‘All Grown Up’ provides unique perspective on classic coming-of-age story

Megan Hanner

Sex, drugs and gender roles. If anything can be taken away from “All Grown Up,” the new novel by Jami Attenberg, it is these three themes. Published on March 7, the author of “The Middlesteins” returns with a novel about self-discovery and finding a place in the world.

“All Grown Up” author Jami Attenberg (Photo courtesy of kellyhousewriters on flickr.com.)

The protagonist of the book, Andrea Bern, tells her story of being 39, unmarried and childless in New York City. As a failed artist, Bern is trapped in a constant struggle of wanting love and a family. While her friends and family members are having families of their own, Bern seems to be stuck in place.


Bern is a character plagued with family issues, pained past and inner demons that prevent her from obtaining marriage and children. Instead, she stays on a path of drug-use and one-night stands, all the while facing her personal issues and battling her troubled past.

This is a book to sit back and relax with. At 142 pages, “All Grown Up” is a simple and easy read. The physical length is not the only thing that makes it quick. Right off the bat, the reader is pulled into Bern’s story. Bern’s first-person narration adds humor and depth to the reading experience. Some things she says will warrant a laugh or two, while others may make the reader stop and think before going on to the next page.

The racy themes in the book may be reason enough for a reader to re-consider choosing “All Grown Up.” The book deals with heavy problems such as death, drugs and abuse. It also has some pretty sexual scenes that can become a little too detailed at times. All of these things, however, make up who Bern has become and makes the reader better understand her troubles.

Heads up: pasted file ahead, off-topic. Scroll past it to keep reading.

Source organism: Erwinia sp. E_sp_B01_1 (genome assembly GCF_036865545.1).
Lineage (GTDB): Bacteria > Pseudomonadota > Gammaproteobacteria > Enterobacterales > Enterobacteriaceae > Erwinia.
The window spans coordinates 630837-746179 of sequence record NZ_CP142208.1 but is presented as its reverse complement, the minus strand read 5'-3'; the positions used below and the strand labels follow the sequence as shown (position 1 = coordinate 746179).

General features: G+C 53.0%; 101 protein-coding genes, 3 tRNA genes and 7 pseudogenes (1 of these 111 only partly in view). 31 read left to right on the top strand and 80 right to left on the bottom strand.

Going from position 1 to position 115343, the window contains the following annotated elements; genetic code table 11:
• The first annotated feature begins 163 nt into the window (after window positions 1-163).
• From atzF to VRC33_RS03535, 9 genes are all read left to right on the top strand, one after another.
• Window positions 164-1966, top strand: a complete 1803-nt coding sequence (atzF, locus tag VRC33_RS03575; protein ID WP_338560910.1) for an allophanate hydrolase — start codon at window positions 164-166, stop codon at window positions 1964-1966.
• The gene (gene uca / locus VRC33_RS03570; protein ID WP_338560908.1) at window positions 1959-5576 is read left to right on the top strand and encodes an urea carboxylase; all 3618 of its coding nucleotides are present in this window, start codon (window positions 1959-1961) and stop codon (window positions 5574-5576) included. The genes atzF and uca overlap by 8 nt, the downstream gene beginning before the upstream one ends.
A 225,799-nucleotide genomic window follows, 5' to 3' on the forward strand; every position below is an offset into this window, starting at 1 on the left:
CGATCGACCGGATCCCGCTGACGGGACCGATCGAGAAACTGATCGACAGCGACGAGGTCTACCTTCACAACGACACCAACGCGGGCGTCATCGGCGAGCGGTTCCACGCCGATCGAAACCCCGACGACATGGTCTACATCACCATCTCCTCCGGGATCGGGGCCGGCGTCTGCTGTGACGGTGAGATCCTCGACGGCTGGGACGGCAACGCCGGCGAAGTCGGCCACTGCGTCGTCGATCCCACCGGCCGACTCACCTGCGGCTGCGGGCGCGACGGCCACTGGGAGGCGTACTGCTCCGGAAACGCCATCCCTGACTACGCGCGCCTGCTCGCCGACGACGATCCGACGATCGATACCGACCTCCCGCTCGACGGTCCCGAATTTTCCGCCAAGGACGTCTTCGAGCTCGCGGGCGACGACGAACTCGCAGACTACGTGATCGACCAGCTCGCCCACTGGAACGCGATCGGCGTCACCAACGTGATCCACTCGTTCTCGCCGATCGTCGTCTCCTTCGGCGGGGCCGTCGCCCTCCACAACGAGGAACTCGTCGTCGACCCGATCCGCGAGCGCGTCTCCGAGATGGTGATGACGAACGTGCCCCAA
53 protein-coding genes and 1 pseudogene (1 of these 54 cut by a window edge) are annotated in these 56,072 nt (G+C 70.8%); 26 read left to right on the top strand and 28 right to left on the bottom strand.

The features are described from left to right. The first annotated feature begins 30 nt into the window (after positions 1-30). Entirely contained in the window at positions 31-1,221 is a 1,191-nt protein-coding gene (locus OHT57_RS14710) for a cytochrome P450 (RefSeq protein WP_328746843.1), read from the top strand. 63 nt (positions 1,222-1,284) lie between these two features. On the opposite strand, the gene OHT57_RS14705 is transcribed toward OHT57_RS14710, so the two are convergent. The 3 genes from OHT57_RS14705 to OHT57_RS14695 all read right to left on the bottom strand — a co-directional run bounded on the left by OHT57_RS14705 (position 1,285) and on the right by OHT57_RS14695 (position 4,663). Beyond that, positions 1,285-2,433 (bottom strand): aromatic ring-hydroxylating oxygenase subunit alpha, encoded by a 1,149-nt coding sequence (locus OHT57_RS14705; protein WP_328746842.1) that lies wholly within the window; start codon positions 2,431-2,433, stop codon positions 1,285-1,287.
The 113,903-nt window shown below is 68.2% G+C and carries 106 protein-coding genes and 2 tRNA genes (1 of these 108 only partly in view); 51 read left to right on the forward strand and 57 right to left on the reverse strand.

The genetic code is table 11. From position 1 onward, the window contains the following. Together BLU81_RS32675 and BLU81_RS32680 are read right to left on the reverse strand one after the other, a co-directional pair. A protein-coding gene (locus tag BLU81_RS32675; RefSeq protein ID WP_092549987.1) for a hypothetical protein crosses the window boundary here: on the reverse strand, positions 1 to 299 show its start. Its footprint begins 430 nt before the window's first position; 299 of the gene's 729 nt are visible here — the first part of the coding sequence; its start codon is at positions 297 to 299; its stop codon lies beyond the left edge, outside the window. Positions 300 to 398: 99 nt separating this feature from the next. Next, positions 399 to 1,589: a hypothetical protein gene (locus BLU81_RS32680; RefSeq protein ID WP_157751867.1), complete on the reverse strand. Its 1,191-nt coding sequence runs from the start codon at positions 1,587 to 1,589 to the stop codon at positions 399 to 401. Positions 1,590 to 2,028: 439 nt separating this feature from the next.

It is often hard to sympathize with Bern. The reader may want to yell, “Get over yourself!” while reading the book due to Bern’s tendencies to only care about herself. Bern has moments where her unwillingness to grow up makes her very hard to sympathize with, but that is the point of the book – to watch her grow.

“All Grown Up” goes beyond the typical story of a distraught young person facing the big bad world. This is a story of a grown women learning what it actually means to grow up. Bern must deal with the world even if that means letting go of the things that make her happy. Throughout the book, Bern finally begins to understand what life is supposed to be and what is important to her. Attenberg tells her story in a humorous and heartbreaking way.

Should you read it? Maybe.

Intense themes and points where the main character is hard to like make “All Grown Up” a different kind of read, but it is still worth a try. In the end, Bern is a relatable character. Though she is older than the typical college student, everyone can relate to the feeling of being lost and wanting to find their place in an overwhelming world. We all are figuring out what we want while facing the inevitable and somewhat scary reality of growing up.

Collegian reporter Megan Hanner can be reached at entertainment@collegian.com or on Twitter @meganhanner48.